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Externals

The externals configuration option provides a way of excluding dependencies from the output bundles. Instead, the created bundle relies on that dependency to be present in the consumer's environment. This feature is typically most useful to library developers, however there are a variety of applications for it.

consumer here is any end user application that includes the library that you have bundled using webpack.

externals

string object function regex

Prevent bundling of certain imported packages and instead retrieve these external dependencies at runtime.

For example, to include jQuery from a CDN instead of bundling it:

index.html

<script
  src="https://code.jquery.com/jquery-3.1.0.js"
  integrity="sha256-slogkvB1K3VOkzAI8QITxV3VzpOnkeNVsKvtkYLMjfk="
  crossorigin="anonymous">
</script>

webpack.config.js

module.exports = {
  //...
  externals: {
    jquery: 'jQuery'
  }
};

This leaves any dependent modules unchanged, i.e. the code shown below will still work:

import $ from 'jquery';

$('.my-element').animate(/* ... */);

The bundle with external dependencies can be used in various module contexts, such as CommonJS, AMD, global and ES2015 modules. The external library may be available in any of these forms:

  • root: The library should be available as a global variable (e.g. via a script tag).
  • commonjs: The library should be available as a CommonJS module.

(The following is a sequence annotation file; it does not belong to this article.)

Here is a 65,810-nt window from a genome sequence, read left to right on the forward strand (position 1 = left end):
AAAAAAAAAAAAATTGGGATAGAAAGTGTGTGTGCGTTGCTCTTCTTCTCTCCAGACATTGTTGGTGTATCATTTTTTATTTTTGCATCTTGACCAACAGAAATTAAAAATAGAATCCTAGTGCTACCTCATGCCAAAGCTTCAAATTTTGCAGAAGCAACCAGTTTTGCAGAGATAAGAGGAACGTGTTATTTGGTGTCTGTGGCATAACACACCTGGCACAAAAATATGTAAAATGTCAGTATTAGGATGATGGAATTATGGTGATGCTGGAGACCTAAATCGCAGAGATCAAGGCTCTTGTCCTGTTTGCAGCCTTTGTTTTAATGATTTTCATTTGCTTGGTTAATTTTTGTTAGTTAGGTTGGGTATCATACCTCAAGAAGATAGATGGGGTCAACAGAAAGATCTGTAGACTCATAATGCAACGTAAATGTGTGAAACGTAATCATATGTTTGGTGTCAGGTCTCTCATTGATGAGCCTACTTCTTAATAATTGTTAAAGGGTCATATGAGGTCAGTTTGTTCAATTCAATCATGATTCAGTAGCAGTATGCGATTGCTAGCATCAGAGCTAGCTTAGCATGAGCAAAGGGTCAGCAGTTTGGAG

• commonjs2: Similar to the above but where the export is module.exports.default.
  • amd: Similar to commonjs but using AMD module system.

The following syntaxes are accepted...

string

See the example above. The property name jquery indicates that the module jquery in import $ from 'jquery' should be excluded. In order to replace this module, the value jQuery will be used to retrieve a global jQuery variable. In other words, when a string is provided it will be treated as root (defined above and below).

array

module.exports = {
  //...
  externals: {
    subtract: ['./math', 'subtract']
  }
};

subtract: ['./math', 'subtract'] converts to a parent child construct, where ./math is the parent module and your bundle only requires the subset under subtract variable.

object

module.exports = {
  //...
  externals : {
    react: 'react'
  },

  // or

  externals : {
    lodash : {
      commonjs: 'lodash',
      amd: 'lodash',
      root: '_' // indicates global variable
    }
  },

  // or

  externals : {
    subtract : {
      root: ['math', 'subtract']
    }
  }
};

This syntax is used to describe all the possible ways that an external library can be available. lodash here is available as lodash under AMD and CommonJS module systems but available as _ in a global variable form. subtract here is available via the property subtract under the global math object (e.g. window['math']['subtract']).

function

It might be useful to define your own function to control the behavior of what you want to externalize from webpack. webpack-node-externals, for example, excludes all modules from the node_modules directory and provides some options to, for example, whitelist packages.

It basically comes down to this:

module.exports = {
  //...
  externals: [
    function(context, request, callback) {
      if (/^yourregex$/.test(request)){
        return callback(null, 'commonjs ' + request);
      }
      callback();
    }
  ]
};

The 'commonjs ' + request defines the type of module that needs to be externalized.

regex

Every dependency that matches the given regular expression will be excluded from the output bundles.

module.exports = {
  //...
  externals: /^(jquery|\$)$/i
};

In this case any dependency named jQuery, capitalized or not, or $ would be externalized.

For more information on how to use this configuration, please refer to the article on how to author a library.


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